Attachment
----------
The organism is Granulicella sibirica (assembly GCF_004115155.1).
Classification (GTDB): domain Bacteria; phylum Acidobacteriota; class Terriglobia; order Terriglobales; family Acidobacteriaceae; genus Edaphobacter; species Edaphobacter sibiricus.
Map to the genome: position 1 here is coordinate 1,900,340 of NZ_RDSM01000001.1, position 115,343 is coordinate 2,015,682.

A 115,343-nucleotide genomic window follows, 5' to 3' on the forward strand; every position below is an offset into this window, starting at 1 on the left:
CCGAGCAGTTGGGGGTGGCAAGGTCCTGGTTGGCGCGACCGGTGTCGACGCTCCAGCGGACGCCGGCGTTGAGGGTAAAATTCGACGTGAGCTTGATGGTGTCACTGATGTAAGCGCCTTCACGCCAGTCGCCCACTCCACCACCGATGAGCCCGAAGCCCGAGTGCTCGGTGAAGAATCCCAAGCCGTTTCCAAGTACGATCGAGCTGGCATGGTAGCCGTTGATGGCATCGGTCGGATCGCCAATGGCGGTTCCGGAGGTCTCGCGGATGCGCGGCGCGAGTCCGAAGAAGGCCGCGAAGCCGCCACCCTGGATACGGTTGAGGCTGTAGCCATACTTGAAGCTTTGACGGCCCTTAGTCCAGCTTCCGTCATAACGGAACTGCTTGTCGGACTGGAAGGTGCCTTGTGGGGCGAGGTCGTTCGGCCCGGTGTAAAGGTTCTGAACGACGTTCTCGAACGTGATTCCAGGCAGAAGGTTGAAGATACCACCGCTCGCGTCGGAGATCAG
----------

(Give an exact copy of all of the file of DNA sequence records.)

The organism is Granulicella sibirica (assembly GCF_004115155.1).
Classification (GTDB): domain Bacteria; phylum Acidobacteriota; class Terriglobia; order Terriglobales; family Acidobacteriaceae; genus Edaphobacter; species Edaphobacter sibiricus.
Map to the genome: position 1 here is coordinate 1,900,340 of NZ_RDSM01000001.1, position 115,343 is coordinate 2,015,682.

A 115,343-nucleotide genomic window follows, 5' to 3' on the forward strand; every position below is an offset into this window, starting at 1 on the left:
CCGAGCAGTTGGGGGTGGCAAGGTCCTGGTTGGCGCGACCGGTGTCGACGCTCCAGCGGACGCCGGCGTTGAGGGTAAAATTCGACGTGAGCTTGATGGTGTCACTGATGTAAGCGCCTTCACGCCAGTCGCCCACTCCACCACCGATGAGCCCGAAGCCCGAGTGCTCGGTGAAGAATCCCAAGCCGTTTCCAAGTACGATCGAGCTGGCATGGTAGCCGTTGATGGCATCGGTCGGATCGCCAATGGCGGTTCCGGAGGTCTCGCGGATGCGCGGCGCGAGTCCGAAGAAGGCCGCGAAGCCGCCACCCTGGATACGGTTGAGGCTGTAGCCATACTTGAAGCTTTGACGGCCCTTAGTCCAGCTTCCGTCATAACGGAACTGCTTGTCGGACTGGAAGGTGCCTTGTGGGGCGAGGTCGTTCGGCCCGGTGTAAAGGTTCTGAACGACGTTCTCGAACGTGATTCCAGGCAGAAGGTTGAAGATACCACCGCTCGCGTCGGAGATCAG